}
</script>

// Parent.vue response
<template>
    <child @myClick="onMyClick"></child>
</template>

<script setup>
    import child from "./child.vue"
    const onMyClick = (msg) => {
        console.log(msg) // This is the message received by the parent component
    }
</script>

3. expose / ref

The parent component obtains the properties of the child component or calls the child component method

// Child.vue
<script setup>
    // Method 1 is not applicable to Vue3.2, which is obsolete
    import { useContext } from "vue"
    const ctx = useContext()
    // External exposure properties and methods are OK
    ctx.expose({
        childName: "This is the property of the subcomponent",
        someMethod(){
            console.log("This is the sub component method")
        }
    })
    
    // Method 2 is applicable to Vue3.2 and does not need to be introduced
    // import { defineExpose } from "vue"
    defineExpose({
        childName: "This is the property of the subcomponent",
        someMethod(){
            console.log("This is the sub component method")
        }
    })
</script>

// Parent.vue note ref="comp"
<template>
    <child ref="comp"></child>
    <button @click="handlerClick">Button</button>
</template>
<script setup>
    import child from "./child.vue"
    import { ref } from "vue"
    const comp = ref(null)
    const handlerClick = () => {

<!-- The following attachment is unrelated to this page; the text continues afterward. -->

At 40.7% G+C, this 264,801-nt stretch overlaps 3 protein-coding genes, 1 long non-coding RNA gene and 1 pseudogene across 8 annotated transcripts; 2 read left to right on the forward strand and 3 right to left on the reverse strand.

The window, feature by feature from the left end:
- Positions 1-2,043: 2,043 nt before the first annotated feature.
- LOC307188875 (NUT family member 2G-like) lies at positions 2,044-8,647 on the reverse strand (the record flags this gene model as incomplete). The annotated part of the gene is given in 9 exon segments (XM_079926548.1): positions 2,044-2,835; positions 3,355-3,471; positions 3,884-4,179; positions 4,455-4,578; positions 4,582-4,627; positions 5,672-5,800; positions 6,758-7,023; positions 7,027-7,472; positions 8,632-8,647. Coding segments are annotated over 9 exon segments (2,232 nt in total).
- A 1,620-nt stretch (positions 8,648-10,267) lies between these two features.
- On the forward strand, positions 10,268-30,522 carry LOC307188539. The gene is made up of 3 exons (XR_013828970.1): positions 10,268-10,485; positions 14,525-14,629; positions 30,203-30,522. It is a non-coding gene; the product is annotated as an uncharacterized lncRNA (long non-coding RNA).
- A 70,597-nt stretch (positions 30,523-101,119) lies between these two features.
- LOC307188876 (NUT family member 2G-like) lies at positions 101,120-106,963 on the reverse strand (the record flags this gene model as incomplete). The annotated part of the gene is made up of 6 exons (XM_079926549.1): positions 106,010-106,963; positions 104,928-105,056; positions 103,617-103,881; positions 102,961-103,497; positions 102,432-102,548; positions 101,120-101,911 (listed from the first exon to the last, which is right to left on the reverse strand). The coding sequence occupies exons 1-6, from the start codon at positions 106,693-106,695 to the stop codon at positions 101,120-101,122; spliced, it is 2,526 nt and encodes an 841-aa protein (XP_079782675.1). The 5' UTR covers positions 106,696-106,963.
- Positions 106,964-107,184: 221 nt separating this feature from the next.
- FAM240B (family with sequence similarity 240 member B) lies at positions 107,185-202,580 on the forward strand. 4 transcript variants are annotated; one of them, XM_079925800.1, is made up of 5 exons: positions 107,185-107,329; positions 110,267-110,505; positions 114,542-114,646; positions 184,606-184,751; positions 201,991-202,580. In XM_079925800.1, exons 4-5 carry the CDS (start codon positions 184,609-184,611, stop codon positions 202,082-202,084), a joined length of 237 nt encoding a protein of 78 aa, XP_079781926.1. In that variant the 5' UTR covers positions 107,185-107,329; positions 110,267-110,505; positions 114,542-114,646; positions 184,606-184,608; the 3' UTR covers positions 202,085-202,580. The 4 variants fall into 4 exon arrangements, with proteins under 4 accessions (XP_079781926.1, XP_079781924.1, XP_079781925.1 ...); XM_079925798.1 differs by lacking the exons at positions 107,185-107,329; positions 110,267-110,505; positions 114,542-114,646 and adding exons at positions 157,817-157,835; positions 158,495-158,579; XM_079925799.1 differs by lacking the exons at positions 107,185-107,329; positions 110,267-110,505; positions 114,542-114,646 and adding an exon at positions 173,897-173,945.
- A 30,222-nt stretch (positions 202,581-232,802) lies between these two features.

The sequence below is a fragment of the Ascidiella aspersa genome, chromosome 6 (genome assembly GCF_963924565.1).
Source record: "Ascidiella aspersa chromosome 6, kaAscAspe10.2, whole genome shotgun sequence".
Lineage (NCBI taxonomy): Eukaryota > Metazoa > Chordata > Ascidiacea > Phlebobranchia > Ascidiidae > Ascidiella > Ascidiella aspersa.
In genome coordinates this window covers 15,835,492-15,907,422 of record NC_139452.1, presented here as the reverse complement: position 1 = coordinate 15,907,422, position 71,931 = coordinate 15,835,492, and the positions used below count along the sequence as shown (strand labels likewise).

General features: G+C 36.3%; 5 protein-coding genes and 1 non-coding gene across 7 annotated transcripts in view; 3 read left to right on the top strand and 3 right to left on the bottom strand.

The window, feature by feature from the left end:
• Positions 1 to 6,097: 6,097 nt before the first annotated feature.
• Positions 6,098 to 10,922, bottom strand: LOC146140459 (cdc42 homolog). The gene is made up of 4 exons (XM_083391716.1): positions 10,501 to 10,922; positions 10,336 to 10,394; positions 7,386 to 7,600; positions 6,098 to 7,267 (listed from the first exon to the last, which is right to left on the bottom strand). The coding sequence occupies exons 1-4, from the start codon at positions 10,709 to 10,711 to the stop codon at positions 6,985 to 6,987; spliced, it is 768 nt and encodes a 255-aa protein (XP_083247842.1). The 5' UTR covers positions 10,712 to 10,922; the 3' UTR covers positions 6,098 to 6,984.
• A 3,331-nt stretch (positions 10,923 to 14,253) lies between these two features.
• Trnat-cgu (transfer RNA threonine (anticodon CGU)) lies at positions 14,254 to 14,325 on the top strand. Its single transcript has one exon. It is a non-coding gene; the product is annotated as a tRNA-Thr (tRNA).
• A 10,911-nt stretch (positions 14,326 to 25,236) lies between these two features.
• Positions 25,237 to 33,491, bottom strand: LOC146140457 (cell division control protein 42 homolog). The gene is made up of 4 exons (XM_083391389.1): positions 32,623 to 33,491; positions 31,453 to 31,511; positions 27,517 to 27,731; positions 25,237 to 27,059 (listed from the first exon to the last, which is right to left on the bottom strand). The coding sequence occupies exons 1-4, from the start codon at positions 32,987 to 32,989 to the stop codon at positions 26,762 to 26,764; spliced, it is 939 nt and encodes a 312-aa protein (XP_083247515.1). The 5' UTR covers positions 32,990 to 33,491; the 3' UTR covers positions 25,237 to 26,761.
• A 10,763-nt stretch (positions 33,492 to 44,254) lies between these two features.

console.log(comp.value.childName) // Get the exposed properties of the subcomponent
        comp.value.someMethod() // Call the exposed method of the sub component
    }
</script>

4. attrs

attrs: contains a collection of non props attributes in the parent scope except class and style

// Parent.vue transfer
<child :msg1="msg1" :msg2="msg2" title="3333"></child>

<script setup>
    import child from "./child.vue"
    import { ref, reactive } from "vue"
    const msg1 = ref("1111")
    const msg2 = ref("2222")
</script>

// Child.vue receive
<script setup>
    import { defineProps, useContext, useAttrs } from "vue"
    // In version 3.2, defineProps does not need to be introduced and can be used directly
    const props = defineProps({
        msg1: String
    })
    // Method 1 is not applicable to Vue3.2, which is obsolete
    const ctx = useContext()
    // If you do not receive msg1 with props, it is {msg1: "1111", msg2:"2222", title: "3333"}
    console.log(ctx.attrs) // { msg2:"2222", title: "3333" }
    
    // Method 2 is applicable to Vue3.2
    const attrs = useAttrs()
    console.log(attrs) // { msg2:"2222", title: "3333" }
</script>

5. v-model

It can support multiple bidirectional data binding

// Parent.vue
<child v-model:key="key" v-model:value="value"></child>

<script setup>
    import child from "./child.vue"
    import { ref, reactive } from "vue"
    const key = ref("1111")